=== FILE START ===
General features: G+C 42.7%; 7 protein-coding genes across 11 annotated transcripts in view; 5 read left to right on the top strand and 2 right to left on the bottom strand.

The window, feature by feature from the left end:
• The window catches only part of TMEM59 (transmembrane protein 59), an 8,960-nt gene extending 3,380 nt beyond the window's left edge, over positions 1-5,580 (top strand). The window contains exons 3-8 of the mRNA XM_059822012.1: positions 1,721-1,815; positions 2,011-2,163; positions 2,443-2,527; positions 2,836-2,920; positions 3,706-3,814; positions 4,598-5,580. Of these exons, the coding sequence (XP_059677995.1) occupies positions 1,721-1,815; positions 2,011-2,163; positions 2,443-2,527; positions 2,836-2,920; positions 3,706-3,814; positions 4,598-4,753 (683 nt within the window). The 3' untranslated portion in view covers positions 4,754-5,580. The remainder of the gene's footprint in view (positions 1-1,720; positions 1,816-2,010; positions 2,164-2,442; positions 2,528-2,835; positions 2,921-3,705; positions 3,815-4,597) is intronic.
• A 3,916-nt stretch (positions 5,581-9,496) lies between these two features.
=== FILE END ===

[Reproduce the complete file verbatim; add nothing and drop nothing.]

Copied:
General features: G+C 42.7%; 7 protein-coding genes across 11 annotated transcripts in view; 5 read left to right on the top strand and 2 right to left on the bottom strand.

The window, feature by feature from the left end:
• The window catches only part of TMEM59 (transmembrane protein 59), an 8,960-nt gene extending 3,380 nt beyond the window's left edge, over positions 1-5,580 (top strand). The window contains exons 3-8 of the mRNA XM_059822012.1: positions 1,721-1,815; positions 2,011-2,163; positions 2,443-2,527; positions 2,836-2,920; positions 3,706-3,814; positions 4,598-5,580. Of these exons, the coding sequence (XP_059677995.1) occupies positions 1,721-1,815; positions 2,011-2,163; positions 2,443-2,527; positions 2,836-2,920; positions 3,706-3,814; positions 4,598-4,753 (683 nt within the window). The 3' untranslated portion in view covers positions 4,754-5,580. The remainder of the gene's footprint in view (positions 1-1,720; positions 1,816-2,010; positions 2,164-2,442; positions 2,528-2,835; positions 2,921-3,705; positions 3,815-4,597) is intronic.
• A 3,916-nt stretch (positions 5,581-9,496) lies between these two features.